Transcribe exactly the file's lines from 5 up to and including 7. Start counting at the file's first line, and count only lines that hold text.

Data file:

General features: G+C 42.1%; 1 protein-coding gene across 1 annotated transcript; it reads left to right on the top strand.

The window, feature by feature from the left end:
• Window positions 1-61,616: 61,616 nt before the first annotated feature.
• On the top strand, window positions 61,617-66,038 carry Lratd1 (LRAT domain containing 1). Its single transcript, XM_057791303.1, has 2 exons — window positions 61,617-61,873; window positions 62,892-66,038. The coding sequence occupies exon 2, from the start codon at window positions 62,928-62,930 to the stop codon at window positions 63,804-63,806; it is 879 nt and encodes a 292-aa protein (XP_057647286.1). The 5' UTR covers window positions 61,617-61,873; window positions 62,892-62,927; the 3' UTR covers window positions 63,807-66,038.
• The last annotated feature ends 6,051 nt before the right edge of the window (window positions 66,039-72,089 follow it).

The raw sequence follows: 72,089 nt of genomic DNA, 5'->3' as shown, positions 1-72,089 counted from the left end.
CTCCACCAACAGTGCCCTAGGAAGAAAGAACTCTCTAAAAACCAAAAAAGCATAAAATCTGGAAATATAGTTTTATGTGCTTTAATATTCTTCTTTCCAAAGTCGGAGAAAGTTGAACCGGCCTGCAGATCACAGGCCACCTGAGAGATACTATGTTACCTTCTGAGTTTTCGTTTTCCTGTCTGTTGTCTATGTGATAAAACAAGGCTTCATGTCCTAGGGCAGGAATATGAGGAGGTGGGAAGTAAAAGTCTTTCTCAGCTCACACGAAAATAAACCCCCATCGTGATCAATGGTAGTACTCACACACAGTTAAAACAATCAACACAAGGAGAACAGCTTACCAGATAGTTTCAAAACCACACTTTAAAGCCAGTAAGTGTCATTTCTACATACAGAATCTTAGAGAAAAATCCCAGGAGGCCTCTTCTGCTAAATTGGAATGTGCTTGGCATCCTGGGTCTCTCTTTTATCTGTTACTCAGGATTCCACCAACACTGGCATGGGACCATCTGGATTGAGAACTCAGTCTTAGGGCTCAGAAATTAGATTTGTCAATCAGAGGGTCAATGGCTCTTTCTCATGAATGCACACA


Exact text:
• The last annotated feature ends 6,051 nt before the right edge of the window (window positions 66,039-72,089 follow it).

The raw sequence follows: 72,089 nt of genomic DNA, 5'->3' as shown, positions 1-72,089 counted from the left end.
CTCCACCAACAGTGCCCTAGGAAGAAAGAACTCTCTAAAAACCAAAAAAGCATAAAATCTGGAAATATAGTTTTATGTGCTTTAATATTCTTCTTTCCAAAGTCGGAGAAAGTTGAACCGGCCTGCAGATCACAGGCCACCTGAGAGATACTATGTTACCTTCTGAGTTTTCGTTTTCCTGTCTGTTGTCTATGTGATAAAACAAGGCTTCATGTCCTAGGGCAGGAATATGAGGAGGTGGGAAGTAAAAGTCTTTCTCAGCTCACACGAAAATAAACCCCCATCGTGATCAATGGTAGTACTCACACACAGTTAAAACAATCAACACAAGGAGAACAGCTTACCAGATAGTTTCAAAACCACACTTTAAAGCCAGTAAGTGTCATTTCTACATACAGAATCTTAGAGAAAAATCCCAGGAGGCCTCTTCTGCTAAATTGGAATGTGCTTGGCATCCTGGGTCTCTCTTTTATCTGTTACTCAGGATTCCACCAACACTGGCATGGGACCATCTGGATTGAGAACTCAGTCTTAGGGCTCAGAAATTAGATTTGTCAATCAGAGGGTCAATGGCTCTTTCTCATGAATGCACACA